Job Titles Are For Companies, Not For You

January 30, 2022

A tweet reads: "so what's the actual definition of junior developer and when one can understand they aren't junior anymore?" (See the tweet)

What is a job title for?

How do job titles impact mental health?

And why doesn’t the actual definition of job titles like, “junior developer,” matter?

There’s no “actual definition of Junior Developer,” and as I will explain…there shouldn’t be.

A company uses job titles to organize their staff by pay and responsibilities.

That’s it.

Beyond staff management, companies don’t care about your title.

They care about the value you bring.

If you want to be promoted, you must often add value, first.

Two tweets read: "The formula to get promoted has two key steps. Step 1: add value. Step 2: make noise. The very best way to add value is to grow the whole pie. And to get promoted, you need to point to achievements that impacted the bottom line, added efficiency, or some other metric that your company cares about." (See the tweet)

Because what people care about is the value you bring to them.

A title is a weak signal of value because different companies have different ways of organizing staff.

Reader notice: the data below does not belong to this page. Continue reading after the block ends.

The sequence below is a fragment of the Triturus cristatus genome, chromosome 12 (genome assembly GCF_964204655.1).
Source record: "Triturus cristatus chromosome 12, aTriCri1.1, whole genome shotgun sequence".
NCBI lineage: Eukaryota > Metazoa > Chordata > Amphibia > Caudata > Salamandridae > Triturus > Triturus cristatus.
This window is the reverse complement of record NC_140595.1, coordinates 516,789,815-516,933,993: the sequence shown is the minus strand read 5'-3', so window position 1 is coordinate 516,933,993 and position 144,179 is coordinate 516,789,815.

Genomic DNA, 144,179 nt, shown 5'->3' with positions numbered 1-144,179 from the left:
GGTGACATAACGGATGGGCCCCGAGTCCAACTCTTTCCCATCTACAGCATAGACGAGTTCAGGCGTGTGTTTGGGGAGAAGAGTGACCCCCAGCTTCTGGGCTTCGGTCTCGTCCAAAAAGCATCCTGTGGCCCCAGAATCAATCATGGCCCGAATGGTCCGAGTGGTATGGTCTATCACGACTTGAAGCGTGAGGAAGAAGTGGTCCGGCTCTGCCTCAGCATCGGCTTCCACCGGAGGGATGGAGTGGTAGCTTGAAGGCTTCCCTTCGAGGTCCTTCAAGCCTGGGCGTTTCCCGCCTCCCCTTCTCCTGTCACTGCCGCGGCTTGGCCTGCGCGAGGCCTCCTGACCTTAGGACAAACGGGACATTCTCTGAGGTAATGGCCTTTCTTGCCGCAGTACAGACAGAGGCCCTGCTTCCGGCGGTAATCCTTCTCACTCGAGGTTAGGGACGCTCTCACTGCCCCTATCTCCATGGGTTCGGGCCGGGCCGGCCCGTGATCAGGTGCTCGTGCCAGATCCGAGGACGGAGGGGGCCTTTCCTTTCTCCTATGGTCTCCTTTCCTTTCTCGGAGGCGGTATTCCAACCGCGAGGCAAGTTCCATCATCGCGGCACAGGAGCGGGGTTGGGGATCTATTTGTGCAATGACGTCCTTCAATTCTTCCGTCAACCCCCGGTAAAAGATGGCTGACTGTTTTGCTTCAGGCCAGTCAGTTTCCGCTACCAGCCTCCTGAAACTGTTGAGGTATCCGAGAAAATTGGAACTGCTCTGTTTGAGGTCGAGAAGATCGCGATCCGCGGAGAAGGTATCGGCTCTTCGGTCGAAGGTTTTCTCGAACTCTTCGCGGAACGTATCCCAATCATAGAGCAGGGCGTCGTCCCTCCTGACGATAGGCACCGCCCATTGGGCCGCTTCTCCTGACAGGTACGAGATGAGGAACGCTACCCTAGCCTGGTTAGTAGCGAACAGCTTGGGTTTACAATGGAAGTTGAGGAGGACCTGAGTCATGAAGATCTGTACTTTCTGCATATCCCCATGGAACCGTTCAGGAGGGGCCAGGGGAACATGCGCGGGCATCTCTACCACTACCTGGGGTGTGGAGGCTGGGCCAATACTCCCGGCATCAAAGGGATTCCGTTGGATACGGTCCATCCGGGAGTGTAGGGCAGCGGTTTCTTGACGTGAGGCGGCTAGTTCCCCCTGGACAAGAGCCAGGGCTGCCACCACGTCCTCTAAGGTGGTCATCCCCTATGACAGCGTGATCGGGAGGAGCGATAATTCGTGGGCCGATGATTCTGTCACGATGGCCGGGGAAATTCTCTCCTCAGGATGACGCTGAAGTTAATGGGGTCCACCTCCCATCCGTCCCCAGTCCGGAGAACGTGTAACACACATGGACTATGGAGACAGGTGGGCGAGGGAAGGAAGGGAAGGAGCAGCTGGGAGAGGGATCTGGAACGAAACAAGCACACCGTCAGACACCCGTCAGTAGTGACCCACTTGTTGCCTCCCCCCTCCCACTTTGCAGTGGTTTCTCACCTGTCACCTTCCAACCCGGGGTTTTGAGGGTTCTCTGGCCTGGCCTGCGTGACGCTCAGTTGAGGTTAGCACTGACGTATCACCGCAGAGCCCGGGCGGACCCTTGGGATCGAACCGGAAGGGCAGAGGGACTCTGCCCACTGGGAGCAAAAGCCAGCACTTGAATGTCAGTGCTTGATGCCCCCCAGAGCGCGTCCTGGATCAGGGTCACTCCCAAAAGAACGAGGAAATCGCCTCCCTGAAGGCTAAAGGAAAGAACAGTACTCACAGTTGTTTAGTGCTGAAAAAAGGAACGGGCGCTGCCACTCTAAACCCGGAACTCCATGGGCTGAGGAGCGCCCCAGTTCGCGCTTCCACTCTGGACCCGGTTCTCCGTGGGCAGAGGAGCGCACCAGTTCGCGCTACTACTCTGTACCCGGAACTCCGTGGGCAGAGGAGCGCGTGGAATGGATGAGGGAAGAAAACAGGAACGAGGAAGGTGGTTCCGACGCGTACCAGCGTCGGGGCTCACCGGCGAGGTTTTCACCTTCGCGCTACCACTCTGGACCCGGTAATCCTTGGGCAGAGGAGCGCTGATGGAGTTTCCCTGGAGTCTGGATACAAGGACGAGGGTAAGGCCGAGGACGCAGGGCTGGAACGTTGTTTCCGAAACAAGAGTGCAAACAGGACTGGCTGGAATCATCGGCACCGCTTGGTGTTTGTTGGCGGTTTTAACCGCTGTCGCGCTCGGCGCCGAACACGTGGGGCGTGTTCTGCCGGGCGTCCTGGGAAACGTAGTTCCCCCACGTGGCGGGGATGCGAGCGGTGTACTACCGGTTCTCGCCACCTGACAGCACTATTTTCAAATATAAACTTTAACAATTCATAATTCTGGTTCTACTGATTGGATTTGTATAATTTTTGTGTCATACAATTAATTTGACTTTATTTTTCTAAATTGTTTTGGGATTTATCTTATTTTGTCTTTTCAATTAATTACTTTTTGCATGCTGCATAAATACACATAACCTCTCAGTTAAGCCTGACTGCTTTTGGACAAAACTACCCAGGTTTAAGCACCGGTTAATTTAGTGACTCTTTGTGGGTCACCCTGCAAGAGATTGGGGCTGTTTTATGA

That’s why a junior dev in one company may be an intermediate dev in another.

The only people who care about their job titles are those who attach their self-worth to their titles.

But then what is their worth outside their job?

What if they lose their job?

Companies control their perception of self-worth through titles.

A tweet by Daniel Vassallo reads: "Peg your self-worth to your job title, and you become its slave" (See the tweet)

Unless, of course, you run your own company.

Then, you can call yourself whatever you want!

But that just means: a title isn’t valuable.

Attachment to titles also worsens imposter syndrome because you may be given a title you don’t think you deserve.

So, what’s the solution?

Change how you think about titles:

  1. Job titles are for companies, not for you
  2. Focus on what you do, not what you are

When I’m asked what I do, I like to say, “I make software.” That’s it.

I still call myself a software developer on occasion for convenience, but the idea is to start changing how you see yourself and your value.

Once you free your self-worth from your job title, these concerns go away:

  • “What’s the actual definition of a junior developer?” Who cares?
  • “When can one understand they aren’t a junior anymore?” It doesn’t matter. What matters is: what value do you bring to your team, clients, and users? Your title doesn’t dictate your pay; your value does.
  • Your company no longer controls how you feel about yourself. You’re in control.
  • Imposter syndrome diminishes because you’re no longer trying to live up to arbitrary titles.

So, don’t tie your self-worth to your job title.

You don’t control it.

It controls you.

© 2023, Alvin Tsui